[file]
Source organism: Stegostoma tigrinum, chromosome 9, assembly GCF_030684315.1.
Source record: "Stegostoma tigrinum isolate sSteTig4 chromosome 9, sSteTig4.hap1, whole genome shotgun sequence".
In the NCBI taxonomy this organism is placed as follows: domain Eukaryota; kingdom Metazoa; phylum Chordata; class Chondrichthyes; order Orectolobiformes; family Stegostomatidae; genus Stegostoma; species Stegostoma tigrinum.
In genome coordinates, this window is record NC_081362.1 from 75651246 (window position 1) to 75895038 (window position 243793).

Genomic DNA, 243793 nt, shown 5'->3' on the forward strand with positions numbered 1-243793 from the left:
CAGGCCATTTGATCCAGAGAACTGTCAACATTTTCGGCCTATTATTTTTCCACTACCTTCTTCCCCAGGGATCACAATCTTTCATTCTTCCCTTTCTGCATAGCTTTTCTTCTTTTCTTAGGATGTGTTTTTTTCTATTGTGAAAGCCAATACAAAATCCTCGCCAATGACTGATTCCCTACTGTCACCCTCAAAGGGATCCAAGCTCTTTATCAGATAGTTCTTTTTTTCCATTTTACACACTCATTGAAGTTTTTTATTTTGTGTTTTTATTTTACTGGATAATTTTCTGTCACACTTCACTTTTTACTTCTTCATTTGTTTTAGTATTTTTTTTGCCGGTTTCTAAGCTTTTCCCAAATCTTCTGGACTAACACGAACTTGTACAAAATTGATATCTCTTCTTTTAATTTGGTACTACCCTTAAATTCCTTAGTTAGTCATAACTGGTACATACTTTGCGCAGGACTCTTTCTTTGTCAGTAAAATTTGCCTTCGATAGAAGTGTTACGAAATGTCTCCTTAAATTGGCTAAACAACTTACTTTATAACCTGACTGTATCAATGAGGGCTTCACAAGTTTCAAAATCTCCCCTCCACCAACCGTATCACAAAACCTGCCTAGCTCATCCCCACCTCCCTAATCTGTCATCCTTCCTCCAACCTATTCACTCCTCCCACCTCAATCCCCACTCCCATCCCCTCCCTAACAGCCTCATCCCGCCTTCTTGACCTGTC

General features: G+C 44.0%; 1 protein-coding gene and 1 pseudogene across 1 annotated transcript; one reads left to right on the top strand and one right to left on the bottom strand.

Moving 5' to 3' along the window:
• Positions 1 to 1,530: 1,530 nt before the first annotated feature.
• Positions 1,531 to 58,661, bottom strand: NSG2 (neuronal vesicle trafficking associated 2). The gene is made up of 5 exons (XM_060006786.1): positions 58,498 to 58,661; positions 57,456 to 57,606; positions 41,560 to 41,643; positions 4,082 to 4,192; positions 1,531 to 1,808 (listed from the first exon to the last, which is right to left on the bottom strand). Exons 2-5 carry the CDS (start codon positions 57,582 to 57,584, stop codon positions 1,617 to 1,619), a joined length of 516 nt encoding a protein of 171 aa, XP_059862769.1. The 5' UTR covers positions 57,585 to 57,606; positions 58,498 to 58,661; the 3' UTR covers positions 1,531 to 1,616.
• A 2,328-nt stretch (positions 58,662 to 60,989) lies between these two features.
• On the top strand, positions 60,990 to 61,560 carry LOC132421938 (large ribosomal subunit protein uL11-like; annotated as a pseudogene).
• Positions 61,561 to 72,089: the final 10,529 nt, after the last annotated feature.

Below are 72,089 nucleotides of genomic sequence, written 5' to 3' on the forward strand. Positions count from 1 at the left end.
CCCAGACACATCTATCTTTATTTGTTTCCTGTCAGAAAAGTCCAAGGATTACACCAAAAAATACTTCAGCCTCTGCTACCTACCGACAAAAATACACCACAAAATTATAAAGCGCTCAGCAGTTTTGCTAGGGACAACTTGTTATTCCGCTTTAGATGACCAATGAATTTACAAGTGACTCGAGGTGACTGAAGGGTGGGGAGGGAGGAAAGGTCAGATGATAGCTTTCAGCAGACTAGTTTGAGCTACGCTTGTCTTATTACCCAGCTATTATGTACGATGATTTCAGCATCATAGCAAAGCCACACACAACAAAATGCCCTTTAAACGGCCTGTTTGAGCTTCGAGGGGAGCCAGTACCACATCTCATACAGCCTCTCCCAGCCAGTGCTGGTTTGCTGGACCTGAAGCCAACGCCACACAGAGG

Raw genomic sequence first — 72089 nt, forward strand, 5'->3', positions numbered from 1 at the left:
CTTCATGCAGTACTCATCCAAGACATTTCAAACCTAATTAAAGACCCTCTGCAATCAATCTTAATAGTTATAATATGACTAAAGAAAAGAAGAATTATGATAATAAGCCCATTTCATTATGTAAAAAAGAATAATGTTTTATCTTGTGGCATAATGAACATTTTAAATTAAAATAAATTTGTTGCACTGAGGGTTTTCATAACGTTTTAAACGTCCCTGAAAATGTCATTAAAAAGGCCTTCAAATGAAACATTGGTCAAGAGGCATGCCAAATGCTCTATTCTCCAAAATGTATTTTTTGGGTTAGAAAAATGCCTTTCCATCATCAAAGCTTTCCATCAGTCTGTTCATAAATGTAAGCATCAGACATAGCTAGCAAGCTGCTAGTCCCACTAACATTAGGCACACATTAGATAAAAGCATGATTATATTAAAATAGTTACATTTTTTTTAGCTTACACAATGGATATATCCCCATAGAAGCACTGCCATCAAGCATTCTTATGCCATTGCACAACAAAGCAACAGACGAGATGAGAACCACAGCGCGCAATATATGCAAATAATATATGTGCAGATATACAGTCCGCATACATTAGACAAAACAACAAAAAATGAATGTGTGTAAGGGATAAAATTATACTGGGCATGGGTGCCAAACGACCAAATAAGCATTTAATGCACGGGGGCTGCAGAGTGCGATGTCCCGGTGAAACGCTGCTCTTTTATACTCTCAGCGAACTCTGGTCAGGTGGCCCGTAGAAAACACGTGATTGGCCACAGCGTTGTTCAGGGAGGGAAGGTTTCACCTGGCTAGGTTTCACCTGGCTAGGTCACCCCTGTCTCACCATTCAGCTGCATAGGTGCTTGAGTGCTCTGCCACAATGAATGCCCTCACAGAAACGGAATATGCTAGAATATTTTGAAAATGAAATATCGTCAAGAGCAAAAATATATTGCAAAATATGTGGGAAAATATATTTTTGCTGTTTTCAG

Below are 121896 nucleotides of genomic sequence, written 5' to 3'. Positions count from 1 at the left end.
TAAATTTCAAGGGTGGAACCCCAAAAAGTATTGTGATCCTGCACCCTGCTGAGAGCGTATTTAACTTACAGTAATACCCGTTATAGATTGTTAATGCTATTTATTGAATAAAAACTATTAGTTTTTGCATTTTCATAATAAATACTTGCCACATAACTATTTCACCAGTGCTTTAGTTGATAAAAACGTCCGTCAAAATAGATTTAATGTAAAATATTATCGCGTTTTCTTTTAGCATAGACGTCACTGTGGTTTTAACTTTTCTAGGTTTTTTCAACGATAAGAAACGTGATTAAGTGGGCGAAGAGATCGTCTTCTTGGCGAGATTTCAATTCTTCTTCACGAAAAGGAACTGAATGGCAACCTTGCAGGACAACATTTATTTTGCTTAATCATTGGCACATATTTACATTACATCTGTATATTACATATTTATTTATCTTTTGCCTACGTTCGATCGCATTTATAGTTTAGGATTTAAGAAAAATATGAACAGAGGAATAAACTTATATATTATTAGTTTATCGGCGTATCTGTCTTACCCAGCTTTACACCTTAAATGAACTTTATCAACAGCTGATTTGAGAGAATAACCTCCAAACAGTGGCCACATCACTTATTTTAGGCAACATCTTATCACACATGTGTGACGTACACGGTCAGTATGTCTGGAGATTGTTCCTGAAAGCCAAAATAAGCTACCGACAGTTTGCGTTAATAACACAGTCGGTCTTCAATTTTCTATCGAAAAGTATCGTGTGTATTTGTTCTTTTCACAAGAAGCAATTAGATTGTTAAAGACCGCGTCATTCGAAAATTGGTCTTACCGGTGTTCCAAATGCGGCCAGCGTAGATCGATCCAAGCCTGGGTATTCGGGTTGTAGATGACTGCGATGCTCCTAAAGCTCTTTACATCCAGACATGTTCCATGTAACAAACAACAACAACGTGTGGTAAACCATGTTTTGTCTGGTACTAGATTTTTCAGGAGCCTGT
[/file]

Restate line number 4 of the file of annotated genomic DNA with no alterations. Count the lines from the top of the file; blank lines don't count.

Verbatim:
In genome coordinates, this window is record NC_081362.1 from 75651246 (window position 1) to 75895038 (window position 243793).